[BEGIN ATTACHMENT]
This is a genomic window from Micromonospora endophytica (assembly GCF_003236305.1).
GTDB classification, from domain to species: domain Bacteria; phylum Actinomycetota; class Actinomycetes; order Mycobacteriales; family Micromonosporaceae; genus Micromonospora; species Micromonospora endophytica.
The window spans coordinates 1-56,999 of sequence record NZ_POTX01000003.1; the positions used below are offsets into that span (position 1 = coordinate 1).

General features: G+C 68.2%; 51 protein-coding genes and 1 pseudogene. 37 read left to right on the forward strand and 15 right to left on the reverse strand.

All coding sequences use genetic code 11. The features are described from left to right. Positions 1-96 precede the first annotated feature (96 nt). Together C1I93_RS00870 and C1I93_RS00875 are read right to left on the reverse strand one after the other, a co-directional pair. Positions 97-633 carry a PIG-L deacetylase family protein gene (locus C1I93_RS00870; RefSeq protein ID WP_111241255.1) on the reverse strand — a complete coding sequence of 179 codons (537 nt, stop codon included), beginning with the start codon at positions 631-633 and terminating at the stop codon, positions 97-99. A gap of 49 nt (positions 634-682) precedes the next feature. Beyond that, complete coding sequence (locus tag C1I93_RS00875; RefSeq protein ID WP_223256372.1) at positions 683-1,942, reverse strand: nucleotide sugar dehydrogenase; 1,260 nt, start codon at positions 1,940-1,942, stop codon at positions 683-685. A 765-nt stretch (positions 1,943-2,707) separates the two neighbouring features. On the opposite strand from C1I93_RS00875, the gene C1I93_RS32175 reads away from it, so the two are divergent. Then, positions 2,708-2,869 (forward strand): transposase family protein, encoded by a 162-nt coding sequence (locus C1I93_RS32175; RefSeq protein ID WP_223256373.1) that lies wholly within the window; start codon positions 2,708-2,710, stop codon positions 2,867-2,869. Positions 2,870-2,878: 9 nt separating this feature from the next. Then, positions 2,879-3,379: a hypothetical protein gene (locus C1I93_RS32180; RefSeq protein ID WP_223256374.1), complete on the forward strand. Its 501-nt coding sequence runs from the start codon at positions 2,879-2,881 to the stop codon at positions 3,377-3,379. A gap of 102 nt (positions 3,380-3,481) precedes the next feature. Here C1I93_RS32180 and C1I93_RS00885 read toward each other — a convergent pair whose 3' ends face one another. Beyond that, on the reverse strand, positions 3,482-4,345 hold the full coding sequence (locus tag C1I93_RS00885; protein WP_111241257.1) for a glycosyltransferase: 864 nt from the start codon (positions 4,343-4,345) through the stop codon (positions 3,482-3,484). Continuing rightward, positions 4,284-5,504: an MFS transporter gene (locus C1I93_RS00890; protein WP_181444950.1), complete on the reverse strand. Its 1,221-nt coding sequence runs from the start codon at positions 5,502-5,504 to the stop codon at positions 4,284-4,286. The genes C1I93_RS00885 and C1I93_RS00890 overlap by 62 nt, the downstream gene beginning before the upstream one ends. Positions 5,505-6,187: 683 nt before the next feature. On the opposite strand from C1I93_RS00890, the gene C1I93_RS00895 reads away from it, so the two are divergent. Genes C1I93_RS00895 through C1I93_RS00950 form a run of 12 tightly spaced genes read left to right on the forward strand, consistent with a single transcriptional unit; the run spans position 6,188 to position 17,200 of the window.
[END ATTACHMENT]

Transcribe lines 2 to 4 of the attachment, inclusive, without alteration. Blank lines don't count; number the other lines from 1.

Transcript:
GTDB classification, from domain to species: domain Bacteria; phylum Actinomycetota; class Actinomycetes; order Mycobacteriales; family Micromonosporaceae; genus Micromonospora; species Micromonospora endophytica.
The window spans coordinates 1-56,999 of sequence record NZ_POTX01000003.1; the positions used below are offsets into that span (position 1 = coordinate 1).

General features: G+C 68.2%; 51 protein-coding genes and 1 pseudogene. 37 read left to right on the forward strand and 15 right to left on the reverse strand.